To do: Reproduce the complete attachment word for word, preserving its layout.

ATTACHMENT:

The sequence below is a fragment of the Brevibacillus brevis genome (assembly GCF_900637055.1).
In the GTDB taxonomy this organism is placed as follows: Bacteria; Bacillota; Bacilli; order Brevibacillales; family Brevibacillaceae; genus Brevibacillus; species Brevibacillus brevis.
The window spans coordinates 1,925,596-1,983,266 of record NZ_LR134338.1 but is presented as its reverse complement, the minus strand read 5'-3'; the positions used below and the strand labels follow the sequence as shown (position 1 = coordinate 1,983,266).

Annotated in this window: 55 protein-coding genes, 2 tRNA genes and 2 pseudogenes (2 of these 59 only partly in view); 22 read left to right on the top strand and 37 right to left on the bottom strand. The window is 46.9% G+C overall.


The sequence below is a fragment of the Brevibacillus brevis genome (assembly GCF_900637055.1).
In the GTDB taxonomy this organism is placed as follows: Bacteria; Bacillota; Bacilli; order Brevibacillales; family Brevibacillaceae; genus Brevibacillus; species Brevibacillus brevis.
The window spans coordinates 1,925,596-1,983,266 of record NZ_LR134338.1 but is presented as its reverse complement, the minus strand read 5'-3'; the positions used below and the strand labels follow the sequence as shown (position 1 = coordinate 1,983,266).

Annotated in this window: 55 protein-coding genes, 2 tRNA genes and 2 pseudogenes (2 of these 59 only partly in view); 22 read left to right on the top strand and 37 right to left on the bottom strand. The window is 46.9% G+C overall.